Molly Roden Winter, MORE: A Memoir of Open Marriage

Molly Roden Winter, MORE: A Memoir of Open Marriage

Zibby is joined by debut author Molly Roden Winter to discuss MORE, an electric, intimate, and unputdownable memoir of love, desire, motherhood, and self-fulfillment that follows a happily married mother as she explores sex and relationships outside her marriage. Molly describes the intimate details of her unconventional journey into an open marriage and then delves into how she has grappled with societal expectations and judgments, family commitments, personal desires, and honoring her most authentic self. As she shares moments of vulnerability, heartbreak, and growth, you’ll undoubtedly reflect on your own perceptions of love and marriage.


Zibby Owens: Welcome, Molly. Thank you so much for coming on “Moms Don’t Have Time to Read Books” to discuss More: A Memoir of Open Marriage.

Molly Roden Winter: Thank you for having me.

Zibby: It’s my pleasure. I have to say, I was reading this, I could not put this book down. I was reading one Sunday as my husband is watching all this football. He looked over kind of annoyed. He was like, “Oh, yeah? How is that book?”

Molly: A lot of conversations, I think, are going to start as a result of this book. Conversations go a long way, I have to say.

Zibby: Then this weekend, I showed him — I was like, “Remember when I was just reading this book? Now look, it’s in The New York Times. See? It’s a big deal, this book. I’m not just looking for an open marriage.” If I was, that would be fine. No judgement. I’m just saying I don’t happen to be looking for that with him. He was like, “Oh, look at that.”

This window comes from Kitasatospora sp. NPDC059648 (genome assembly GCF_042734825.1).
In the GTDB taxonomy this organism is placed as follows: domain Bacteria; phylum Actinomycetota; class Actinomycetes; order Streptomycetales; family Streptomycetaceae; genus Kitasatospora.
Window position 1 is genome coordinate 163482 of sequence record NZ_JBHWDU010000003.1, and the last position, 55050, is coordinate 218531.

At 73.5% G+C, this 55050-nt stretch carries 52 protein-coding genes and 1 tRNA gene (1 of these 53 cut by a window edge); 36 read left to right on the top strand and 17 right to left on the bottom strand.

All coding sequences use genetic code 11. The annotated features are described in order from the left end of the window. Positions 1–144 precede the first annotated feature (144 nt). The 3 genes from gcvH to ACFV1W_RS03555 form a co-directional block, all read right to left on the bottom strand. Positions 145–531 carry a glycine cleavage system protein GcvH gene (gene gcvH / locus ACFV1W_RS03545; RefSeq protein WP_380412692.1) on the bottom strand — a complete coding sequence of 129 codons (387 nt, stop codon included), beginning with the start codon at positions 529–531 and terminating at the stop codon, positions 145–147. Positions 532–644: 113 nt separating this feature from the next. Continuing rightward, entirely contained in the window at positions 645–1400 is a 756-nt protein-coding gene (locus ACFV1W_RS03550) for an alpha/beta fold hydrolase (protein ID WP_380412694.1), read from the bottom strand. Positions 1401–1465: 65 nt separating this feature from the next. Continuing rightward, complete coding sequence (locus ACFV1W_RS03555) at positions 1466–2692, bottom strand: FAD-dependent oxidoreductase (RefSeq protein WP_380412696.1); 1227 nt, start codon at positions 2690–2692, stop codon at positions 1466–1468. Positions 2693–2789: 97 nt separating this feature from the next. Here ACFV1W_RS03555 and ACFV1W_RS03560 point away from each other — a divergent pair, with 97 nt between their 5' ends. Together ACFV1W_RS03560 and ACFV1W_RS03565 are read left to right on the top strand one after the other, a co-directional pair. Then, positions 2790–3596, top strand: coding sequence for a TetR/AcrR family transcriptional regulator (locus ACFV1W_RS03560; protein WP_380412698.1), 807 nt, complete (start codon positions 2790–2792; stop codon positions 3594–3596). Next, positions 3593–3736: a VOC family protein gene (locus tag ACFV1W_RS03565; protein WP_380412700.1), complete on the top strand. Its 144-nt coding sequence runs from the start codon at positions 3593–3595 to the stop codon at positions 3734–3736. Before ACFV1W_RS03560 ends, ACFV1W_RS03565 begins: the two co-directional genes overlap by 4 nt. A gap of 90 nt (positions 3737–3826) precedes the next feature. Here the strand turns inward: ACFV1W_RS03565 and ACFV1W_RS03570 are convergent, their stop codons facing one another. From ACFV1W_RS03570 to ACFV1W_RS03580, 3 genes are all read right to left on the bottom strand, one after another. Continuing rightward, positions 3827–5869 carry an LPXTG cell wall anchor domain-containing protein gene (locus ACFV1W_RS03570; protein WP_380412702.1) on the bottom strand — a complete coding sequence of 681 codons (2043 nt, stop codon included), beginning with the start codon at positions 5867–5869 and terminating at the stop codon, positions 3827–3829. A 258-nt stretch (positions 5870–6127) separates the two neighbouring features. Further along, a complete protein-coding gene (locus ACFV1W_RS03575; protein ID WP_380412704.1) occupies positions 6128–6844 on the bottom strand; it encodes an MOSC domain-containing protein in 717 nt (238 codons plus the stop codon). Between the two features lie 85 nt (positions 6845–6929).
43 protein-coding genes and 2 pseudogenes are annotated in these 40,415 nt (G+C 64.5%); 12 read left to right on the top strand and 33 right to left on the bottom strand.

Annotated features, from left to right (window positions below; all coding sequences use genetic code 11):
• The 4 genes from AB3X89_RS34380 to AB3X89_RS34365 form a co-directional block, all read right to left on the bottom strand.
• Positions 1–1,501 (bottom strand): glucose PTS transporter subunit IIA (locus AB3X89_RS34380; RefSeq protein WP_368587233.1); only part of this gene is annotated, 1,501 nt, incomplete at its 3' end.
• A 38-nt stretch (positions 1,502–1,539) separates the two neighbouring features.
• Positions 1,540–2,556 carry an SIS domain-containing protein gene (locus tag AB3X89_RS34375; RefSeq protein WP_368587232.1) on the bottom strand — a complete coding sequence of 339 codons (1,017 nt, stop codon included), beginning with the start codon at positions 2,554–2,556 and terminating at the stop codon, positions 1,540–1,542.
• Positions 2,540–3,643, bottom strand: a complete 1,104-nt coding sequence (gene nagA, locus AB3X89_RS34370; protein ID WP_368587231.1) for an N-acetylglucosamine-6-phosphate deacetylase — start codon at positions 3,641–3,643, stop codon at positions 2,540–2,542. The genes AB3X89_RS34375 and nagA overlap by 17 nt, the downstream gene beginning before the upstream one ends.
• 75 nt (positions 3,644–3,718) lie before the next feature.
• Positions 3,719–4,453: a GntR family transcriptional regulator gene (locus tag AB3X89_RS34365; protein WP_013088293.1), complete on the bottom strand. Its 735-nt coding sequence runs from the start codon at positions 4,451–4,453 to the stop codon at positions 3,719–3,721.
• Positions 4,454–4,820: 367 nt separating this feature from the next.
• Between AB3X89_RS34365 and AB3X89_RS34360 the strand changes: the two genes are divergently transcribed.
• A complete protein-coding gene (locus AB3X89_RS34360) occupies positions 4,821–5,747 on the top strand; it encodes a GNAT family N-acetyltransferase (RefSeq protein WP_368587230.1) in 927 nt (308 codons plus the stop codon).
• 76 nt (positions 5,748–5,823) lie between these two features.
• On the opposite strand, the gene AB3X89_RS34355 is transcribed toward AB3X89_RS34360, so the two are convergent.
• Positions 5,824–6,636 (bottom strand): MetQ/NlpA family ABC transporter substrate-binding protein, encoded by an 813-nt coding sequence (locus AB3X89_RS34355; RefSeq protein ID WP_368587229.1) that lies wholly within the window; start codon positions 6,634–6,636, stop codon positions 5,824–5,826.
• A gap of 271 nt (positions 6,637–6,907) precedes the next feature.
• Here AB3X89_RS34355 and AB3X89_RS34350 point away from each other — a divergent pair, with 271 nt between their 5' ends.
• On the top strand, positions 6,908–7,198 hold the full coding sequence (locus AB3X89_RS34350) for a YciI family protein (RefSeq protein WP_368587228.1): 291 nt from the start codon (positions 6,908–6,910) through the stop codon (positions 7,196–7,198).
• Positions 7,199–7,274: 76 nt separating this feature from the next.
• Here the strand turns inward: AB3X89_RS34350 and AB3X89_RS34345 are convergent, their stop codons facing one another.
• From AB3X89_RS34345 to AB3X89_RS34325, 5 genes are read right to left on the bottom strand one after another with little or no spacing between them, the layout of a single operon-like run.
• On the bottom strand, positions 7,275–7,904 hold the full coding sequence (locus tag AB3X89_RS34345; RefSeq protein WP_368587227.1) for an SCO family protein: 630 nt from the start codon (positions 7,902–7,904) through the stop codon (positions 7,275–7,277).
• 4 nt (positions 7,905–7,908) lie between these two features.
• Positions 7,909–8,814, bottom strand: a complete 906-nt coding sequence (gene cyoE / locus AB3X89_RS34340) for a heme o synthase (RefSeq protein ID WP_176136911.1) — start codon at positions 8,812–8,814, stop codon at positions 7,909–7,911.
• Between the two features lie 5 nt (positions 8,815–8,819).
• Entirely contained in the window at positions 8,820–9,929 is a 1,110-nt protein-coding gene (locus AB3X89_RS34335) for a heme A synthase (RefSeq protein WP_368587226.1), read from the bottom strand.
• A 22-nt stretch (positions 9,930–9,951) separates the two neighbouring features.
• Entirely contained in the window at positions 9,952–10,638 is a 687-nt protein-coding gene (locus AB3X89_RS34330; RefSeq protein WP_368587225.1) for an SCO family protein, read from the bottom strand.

Molly: I’m glad you said that because it’s really important to me that I convey to folks that I am not proselytizing. I don’t think all we need in this world is if everybody were polyamorous. That is not my message here. I’m glad that you felt like it spoke to you even without being, necessarily, interested in non-monogamy.

Zibby: There is so much in your story simply about motherhood and desire and trying to marry those two aspects of yourself. How do we preserve our marriages and ourselves and our kids? It’s such a mishmash. Even though you have opted for this path that not everybody opts for, the way and the decision-making and the day-to-day is so familiar that I feel like so many people will feel themselves in the story.

Molly: That’s my hope. It’s true. I think one of the biggest things I’ve learned on this path is that there are disparate parts of myself. Sometimes I describe it as, there’s this mom suit that we’re supposed to put on as if it’s one size fits all. You find yourself loping off an arm or trying to hold in your gut because it doesn’t quite fit and not really being able to breathe. I’m just trying to challenge this idea that we have to look and act in a very particular way in order to be a good mother. I don’t think that’s true.

Zibby: Truth be told, if we weren’t having sex, we wouldn’t have the kids to begin with.